Similar to LCH, laboratory evaluation for ECD should include CBC, blood chemistry, coagulation studies, thyroid-stimulating hormone, free T4, morning urine and serum osmolality, morning serum cortisol with adrenocorticotropic hormone, prolactin, insulin-like growth factor-1, follicle-stimulating hormone/luteinizing hormone with testosterone, and estradiol. C-reactive protein should be evaluated, as it is often elevated in patients with ECD.12 BRAF V600E (VE1) IHC is recommended on the tissue biopsy, and NGS of tumor tissue for mutations in the MAPK pathway in cases that are BRAF V600E wild-type or equivocal, as well as gene fusion assay, is also recommended (see “Pathologic Analysis of Histiocytic Neoplasms,” page 1279, and “Histopathologic Characterization of ECD,” page 1283). A biopsy of tumor tissue is recommended, but analysis of the peripheral blood for NGS may be done if biopsy is not feasible, and bone marrow evaluation should be performed in patients with abnormal CBC. Differential diagnosis should include evaluation for IgG4-related disease, which has a clinical presentation similar to that for ECD.12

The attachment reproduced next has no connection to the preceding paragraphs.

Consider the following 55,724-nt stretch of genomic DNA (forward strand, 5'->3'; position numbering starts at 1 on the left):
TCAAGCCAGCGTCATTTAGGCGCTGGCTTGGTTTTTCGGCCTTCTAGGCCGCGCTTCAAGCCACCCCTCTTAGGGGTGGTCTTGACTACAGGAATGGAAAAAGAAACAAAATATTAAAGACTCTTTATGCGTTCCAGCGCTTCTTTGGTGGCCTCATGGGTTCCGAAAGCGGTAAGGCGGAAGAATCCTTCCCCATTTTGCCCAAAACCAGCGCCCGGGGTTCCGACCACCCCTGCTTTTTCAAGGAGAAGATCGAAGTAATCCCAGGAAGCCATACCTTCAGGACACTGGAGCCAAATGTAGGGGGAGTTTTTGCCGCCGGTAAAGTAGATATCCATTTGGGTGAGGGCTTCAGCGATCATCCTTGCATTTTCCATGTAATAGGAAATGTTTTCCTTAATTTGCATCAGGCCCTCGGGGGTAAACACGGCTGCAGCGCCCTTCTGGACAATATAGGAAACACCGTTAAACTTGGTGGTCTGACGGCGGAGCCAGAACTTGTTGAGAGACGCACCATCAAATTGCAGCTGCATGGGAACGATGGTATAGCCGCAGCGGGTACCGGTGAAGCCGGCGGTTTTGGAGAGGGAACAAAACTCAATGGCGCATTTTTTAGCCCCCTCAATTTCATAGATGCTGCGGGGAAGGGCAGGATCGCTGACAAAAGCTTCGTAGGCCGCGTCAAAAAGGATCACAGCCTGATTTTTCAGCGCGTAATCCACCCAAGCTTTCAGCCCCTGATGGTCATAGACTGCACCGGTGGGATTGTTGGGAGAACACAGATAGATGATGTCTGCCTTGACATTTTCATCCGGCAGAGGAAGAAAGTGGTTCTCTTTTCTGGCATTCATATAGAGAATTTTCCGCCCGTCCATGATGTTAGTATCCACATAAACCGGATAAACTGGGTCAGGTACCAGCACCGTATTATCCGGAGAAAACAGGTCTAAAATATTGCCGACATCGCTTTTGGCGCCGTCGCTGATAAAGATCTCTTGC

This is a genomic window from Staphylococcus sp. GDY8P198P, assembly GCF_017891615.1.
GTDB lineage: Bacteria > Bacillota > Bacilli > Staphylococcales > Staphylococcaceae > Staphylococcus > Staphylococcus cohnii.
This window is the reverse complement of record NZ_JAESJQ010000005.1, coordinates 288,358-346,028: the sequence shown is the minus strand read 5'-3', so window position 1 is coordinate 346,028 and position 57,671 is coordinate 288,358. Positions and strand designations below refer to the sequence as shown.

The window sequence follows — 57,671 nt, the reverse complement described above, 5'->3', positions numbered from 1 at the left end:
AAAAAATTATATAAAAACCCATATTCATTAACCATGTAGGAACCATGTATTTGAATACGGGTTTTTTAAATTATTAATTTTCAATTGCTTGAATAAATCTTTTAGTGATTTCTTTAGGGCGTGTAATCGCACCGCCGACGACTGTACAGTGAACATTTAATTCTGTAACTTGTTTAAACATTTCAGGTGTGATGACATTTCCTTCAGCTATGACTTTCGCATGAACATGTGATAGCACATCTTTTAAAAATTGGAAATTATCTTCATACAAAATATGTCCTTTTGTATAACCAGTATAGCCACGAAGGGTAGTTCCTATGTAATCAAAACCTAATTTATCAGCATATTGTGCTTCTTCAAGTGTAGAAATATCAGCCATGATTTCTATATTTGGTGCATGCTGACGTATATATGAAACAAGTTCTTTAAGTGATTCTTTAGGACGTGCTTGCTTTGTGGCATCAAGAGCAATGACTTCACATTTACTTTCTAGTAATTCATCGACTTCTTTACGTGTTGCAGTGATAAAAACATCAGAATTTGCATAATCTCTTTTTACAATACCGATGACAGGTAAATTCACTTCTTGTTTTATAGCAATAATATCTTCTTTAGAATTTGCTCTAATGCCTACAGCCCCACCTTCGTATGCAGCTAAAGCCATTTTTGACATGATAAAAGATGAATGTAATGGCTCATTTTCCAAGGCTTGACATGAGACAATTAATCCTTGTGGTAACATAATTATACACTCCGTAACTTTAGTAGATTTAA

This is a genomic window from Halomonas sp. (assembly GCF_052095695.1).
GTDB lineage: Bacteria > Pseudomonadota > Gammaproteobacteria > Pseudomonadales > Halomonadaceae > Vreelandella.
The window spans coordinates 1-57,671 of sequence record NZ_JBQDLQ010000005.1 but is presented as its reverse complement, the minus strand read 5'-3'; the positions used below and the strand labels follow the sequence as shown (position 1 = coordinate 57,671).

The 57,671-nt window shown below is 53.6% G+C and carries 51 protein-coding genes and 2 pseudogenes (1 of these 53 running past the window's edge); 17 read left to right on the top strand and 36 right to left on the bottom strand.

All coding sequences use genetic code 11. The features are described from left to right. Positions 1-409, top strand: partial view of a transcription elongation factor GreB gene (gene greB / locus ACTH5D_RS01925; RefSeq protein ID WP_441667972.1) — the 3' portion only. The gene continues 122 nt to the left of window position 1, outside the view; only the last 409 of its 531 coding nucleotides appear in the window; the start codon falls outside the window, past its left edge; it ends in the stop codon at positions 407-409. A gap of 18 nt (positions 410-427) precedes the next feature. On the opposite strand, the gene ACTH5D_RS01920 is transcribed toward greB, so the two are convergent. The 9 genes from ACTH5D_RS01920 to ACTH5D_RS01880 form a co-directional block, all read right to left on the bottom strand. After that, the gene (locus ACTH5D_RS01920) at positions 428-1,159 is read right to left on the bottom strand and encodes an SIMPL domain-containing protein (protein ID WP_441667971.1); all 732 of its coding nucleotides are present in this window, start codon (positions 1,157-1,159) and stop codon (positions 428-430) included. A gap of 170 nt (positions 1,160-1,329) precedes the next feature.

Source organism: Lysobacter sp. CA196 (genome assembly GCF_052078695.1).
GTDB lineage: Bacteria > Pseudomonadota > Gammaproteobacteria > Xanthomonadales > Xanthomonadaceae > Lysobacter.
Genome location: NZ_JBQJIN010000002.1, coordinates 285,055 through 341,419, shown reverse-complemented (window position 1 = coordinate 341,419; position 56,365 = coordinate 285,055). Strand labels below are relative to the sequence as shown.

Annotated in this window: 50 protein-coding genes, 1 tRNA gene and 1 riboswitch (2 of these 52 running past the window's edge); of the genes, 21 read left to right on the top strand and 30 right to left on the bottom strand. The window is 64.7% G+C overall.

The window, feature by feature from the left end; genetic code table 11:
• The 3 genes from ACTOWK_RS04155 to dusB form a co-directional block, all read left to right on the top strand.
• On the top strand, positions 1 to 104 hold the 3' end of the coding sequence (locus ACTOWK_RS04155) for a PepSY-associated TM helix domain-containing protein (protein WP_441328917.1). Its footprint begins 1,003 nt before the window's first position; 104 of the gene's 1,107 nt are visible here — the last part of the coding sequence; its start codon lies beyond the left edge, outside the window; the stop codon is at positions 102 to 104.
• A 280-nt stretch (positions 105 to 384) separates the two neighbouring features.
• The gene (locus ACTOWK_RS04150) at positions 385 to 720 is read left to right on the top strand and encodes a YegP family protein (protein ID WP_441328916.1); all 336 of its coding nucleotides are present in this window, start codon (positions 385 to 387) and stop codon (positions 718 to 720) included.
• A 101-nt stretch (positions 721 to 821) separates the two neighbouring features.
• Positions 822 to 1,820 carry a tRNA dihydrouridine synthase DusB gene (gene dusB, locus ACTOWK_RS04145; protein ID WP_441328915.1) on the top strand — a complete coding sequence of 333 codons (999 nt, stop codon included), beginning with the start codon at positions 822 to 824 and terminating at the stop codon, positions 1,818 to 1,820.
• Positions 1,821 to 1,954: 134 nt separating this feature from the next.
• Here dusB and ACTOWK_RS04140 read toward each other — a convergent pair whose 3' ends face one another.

The complete recommendations for evaluation of ECD are provided in the algorithm and are adapted from recommendations from an expert consensus group45 (see ECD-1 in the algorithm [page 1284]). Subspecialty consultations (eg, neurology, endocrinology, nephrology, urology) should be carried out as clinically indicated. As with LCH, dermatology and ophthalmology evaluations may be considered for management of toxicities associated with BRAF and MEK inhibitors.3032

Histopathologic Characterization of ECD